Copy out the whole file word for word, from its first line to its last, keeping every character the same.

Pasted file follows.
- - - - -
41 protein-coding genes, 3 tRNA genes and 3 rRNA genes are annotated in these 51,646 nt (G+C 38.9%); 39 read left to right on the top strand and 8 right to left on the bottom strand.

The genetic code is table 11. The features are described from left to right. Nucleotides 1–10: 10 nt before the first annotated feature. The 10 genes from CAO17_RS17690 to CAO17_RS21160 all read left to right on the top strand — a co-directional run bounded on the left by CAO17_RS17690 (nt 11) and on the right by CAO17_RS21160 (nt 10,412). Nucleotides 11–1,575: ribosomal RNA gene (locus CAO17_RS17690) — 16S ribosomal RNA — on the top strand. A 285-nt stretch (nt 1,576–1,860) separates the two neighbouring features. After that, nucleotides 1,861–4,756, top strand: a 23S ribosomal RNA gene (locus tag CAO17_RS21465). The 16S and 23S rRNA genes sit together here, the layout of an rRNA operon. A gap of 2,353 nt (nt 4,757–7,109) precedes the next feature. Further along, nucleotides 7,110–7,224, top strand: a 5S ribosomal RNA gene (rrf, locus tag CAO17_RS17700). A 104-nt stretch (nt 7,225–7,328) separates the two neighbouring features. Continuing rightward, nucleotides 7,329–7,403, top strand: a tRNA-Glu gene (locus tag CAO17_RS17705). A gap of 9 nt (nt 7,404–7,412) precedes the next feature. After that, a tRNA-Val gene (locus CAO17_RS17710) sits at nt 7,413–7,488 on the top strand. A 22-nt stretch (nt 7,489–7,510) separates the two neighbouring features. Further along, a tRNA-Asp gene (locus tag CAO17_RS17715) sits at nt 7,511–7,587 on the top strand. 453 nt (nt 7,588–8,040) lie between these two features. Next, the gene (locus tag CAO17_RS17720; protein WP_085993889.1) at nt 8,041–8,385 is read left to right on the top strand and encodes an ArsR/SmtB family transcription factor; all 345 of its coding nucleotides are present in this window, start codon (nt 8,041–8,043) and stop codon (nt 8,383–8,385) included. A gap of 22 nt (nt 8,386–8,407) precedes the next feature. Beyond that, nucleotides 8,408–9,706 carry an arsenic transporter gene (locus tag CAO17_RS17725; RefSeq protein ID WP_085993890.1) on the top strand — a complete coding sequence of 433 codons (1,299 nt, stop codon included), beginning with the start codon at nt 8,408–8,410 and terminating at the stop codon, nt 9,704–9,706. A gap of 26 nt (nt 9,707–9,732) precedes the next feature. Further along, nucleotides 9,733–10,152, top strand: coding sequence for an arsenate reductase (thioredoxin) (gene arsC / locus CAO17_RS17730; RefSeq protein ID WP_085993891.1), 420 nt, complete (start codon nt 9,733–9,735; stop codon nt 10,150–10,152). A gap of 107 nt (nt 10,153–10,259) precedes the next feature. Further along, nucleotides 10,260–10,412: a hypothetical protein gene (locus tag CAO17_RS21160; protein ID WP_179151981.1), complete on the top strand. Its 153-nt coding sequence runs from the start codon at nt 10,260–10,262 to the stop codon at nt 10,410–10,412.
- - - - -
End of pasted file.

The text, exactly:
41 protein-coding genes, 3 tRNA genes and 3 rRNA genes are annotated in these 51,646 nt (G+C 38.9%); 39 read left to right on the top strand and 8 right to left on the bottom strand.

The genetic code is table 11. The features are described from left to right. Nucleotides 1–10: 10 nt before the first annotated feature. The 10 genes from CAO17_RS17690 to CAO17_RS21160 all read left to right on the top strand — a co-directional run bounded on the left by CAO17_RS17690 (nt 11) and on the right by CAO17_RS21160 (nt 10,412). Nucleotides 11–1,575: ribosomal RNA gene (locus CAO17_RS17690) — 16S ribosomal RNA — on the top strand. A 285-nt stretch (nt 1,576–1,860) separates the two neighbouring features. After that, nucleotides 1,861–4,756, top strand: a 23S ribosomal RNA gene (locus tag CAO17_RS21465). The 16S and 23S rRNA genes sit together here, the layout of an rRNA operon. A gap of 2,353 nt (nt 4,757–7,109) precedes the next feature. Further along, nucleotides 7,110–7,224, top strand: a 5S ribosomal RNA gene (rrf, locus tag CAO17_RS17700). A 104-nt stretch (nt 7,225–7,328) separates the two neighbouring features. Continuing rightward, nucleotides 7,329–7,403, top strand: a tRNA-Glu gene (locus tag CAO17_RS17705). A gap of 9 nt (nt 7,404–7,412) precedes the next feature. After that, a tRNA-Val gene (locus CAO17_RS17710) sits at nt 7,413–7,488 on the top strand. A 22-nt stretch (nt 7,489–7,510) separates the two neighbouring features. Further along, a tRNA-Asp gene (locus tag CAO17_RS17715) sits at nt 7,511–7,587 on the top strand. 453 nt (nt 7,588–8,040) lie between these two features. Next, the gene (locus tag CAO17_RS17720; protein WP_085993889.1) at nt 8,041–8,385 is read left to right on the top strand and encodes an ArsR/SmtB family transcription factor; all 345 of its coding nucleotides are present in this window, start codon (nt 8,041–8,043) and stop codon (nt 8,383–8,385) included. A gap of 22 nt (nt 8,386–8,407) precedes the next feature. Beyond that, nucleotides 8,408–9,706 carry an arsenic transporter gene (locus tag CAO17_RS17725; RefSeq protein ID WP_085993890.1) on the top strand — a complete coding sequence of 433 codons (1,299 nt, stop codon included), beginning with the start codon at nt 8,408–8,410 and terminating at the stop codon, nt 9,704–9,706. A gap of 26 nt (nt 9,707–9,732) precedes the next feature. Further along, nucleotides 9,733–10,152, top strand: coding sequence for an arsenate reductase (thioredoxin) (gene arsC / locus CAO17_RS17730; RefSeq protein ID WP_085993891.1), 420 nt, complete (start codon nt 9,733–9,735; stop codon nt 10,150–10,152). A gap of 107 nt (nt 10,153–10,259) precedes the next feature. Further along, nucleotides 10,260–10,412: a hypothetical protein gene (locus tag CAO17_RS21160; protein ID WP_179151981.1), complete on the top strand. Its 153-nt coding sequence runs from the start codon at nt 10,260–10,262 to the stop codon at nt 10,410–10,412.